(AP) -- The data storage company EMC Corp. has reached a deal to buy Isilon Systems Inc. for $2.25 billion in cash, betting on a surge in demand for space to put huge amounts of digital information.
It's one of a recent spree of acquisitions in the tech sector as companies look to broaden the types of software and equipment they offer big corporate customers and government agencies.
There have been a large number of deals in particular among companies that help other organizations store and sift through data. EMC bought Data Domain for $2.1 billion after an intense bidding war with rival storage provider NetApp Inc. last summer. Hewlett-Packard CO. agreed to spend $1.5 billion on 3Par Inc. in August. And IBM Corp. bought Netezza for $1.7 billion in September.
EMC said Monday that Seattle-based Isilon will give its customers options for storing so-called "big data," an area that EMC hasn't yet tapped.
Sony Corp.'s recording label and movie studio, for instance, use the company's technology for storing catalogs of digital music and movie files, Isilon CEO Sujal Patel said, while the Broad Institute, a project of Harvard and MIT, uses it for sorting through gene sequencing data.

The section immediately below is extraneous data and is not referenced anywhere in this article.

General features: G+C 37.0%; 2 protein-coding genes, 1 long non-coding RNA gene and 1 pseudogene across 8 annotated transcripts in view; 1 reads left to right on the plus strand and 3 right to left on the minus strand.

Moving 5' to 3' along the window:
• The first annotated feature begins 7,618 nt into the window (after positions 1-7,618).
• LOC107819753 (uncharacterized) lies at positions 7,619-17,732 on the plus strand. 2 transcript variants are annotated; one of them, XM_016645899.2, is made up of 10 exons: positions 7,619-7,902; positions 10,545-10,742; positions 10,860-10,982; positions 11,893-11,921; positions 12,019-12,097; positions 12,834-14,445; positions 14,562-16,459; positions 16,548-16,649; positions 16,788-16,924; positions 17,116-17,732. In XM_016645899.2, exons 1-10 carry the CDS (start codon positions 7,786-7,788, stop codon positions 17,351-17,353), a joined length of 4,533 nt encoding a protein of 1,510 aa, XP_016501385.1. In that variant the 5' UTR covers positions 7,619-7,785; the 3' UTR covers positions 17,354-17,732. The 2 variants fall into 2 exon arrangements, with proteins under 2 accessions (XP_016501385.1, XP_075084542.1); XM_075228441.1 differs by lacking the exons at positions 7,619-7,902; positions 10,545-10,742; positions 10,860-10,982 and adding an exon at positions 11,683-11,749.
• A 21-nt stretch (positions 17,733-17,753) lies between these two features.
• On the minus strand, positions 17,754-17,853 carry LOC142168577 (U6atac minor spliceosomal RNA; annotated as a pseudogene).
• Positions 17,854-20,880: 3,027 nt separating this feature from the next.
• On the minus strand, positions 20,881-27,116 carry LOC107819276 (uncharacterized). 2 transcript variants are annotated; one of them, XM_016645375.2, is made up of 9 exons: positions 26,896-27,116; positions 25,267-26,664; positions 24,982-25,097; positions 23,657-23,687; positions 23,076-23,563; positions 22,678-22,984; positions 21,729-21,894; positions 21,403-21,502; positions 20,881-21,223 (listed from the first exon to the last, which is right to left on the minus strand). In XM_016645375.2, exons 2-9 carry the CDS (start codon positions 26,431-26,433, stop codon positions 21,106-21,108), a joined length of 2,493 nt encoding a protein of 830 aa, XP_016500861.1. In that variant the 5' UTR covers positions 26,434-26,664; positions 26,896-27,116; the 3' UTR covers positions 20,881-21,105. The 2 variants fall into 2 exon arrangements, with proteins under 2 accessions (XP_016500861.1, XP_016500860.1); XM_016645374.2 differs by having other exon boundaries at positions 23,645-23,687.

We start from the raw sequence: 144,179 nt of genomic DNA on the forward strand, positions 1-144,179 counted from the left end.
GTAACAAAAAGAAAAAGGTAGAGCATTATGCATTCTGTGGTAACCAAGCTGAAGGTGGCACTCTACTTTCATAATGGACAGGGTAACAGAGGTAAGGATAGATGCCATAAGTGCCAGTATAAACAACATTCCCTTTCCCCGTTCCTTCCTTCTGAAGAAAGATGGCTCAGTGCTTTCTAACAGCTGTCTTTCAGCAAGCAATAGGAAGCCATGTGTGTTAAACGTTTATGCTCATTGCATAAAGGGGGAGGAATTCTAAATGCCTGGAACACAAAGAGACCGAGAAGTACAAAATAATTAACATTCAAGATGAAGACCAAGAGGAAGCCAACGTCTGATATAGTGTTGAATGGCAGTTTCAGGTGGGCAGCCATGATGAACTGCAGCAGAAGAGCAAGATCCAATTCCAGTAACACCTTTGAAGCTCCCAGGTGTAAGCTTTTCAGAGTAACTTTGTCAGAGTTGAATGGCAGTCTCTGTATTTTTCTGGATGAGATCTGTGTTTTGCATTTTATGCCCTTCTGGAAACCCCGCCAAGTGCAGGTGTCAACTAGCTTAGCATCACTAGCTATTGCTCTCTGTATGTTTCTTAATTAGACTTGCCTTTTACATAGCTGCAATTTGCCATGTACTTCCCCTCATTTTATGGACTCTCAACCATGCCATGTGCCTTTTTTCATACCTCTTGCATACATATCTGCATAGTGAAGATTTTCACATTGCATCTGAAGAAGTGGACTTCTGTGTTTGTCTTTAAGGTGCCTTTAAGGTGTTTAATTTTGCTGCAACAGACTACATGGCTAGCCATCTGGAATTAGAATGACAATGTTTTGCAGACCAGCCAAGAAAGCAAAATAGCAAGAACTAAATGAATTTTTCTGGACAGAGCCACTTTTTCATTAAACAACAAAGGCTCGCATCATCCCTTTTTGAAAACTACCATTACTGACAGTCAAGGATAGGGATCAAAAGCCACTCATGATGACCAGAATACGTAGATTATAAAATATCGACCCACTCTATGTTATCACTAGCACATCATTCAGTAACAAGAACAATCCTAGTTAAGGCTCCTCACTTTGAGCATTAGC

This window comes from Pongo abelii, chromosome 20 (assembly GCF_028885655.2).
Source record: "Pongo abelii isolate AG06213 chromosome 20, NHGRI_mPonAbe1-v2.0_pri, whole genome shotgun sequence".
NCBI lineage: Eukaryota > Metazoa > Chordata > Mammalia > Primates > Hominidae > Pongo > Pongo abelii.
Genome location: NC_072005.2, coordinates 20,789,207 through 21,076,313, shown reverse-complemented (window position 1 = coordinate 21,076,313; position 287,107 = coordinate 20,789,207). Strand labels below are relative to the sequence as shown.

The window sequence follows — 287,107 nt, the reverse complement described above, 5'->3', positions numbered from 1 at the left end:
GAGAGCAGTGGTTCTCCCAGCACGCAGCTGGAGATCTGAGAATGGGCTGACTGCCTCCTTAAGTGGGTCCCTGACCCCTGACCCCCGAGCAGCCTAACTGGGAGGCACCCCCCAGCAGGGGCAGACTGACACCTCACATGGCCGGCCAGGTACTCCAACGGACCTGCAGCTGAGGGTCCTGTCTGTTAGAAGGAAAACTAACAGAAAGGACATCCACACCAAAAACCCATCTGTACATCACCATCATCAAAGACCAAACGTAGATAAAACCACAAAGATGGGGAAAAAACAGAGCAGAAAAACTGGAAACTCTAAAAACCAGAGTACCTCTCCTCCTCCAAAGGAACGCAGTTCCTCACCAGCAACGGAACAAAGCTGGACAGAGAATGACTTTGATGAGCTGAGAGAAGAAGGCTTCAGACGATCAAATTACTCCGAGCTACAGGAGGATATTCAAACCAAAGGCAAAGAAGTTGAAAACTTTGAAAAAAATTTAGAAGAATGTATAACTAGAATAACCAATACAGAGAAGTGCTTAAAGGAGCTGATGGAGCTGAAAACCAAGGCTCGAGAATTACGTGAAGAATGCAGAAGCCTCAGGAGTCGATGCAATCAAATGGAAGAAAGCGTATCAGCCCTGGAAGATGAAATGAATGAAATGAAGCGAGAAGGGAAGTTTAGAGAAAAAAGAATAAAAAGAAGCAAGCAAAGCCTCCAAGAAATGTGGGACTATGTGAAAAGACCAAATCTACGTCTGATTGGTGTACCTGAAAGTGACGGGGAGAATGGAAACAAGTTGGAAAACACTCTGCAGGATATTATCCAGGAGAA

Combined with a related product called Atmos that EMC offers, the business should triple in size to $1 billion a year in revenue for EMC by the second half of 2012, the company projects.
EMC, based in Hopkinton, Mass., is offering $33.85 per share for Isilon, a 29 percent premium over the company's previous closing share price of $26.29 on Friday.
The boards of both companies have approved the deal, and EMC expects to close the acquisition by year end.
The company said the deal will not have any impact on its 2010 earnings, and it reaffirmed its 2010 financial guidance.
Isilon shares surged 28 percent in midday trading. The stock climbed $7.49 to $33.78. EMC shares slipped 15 cents to $21.57.
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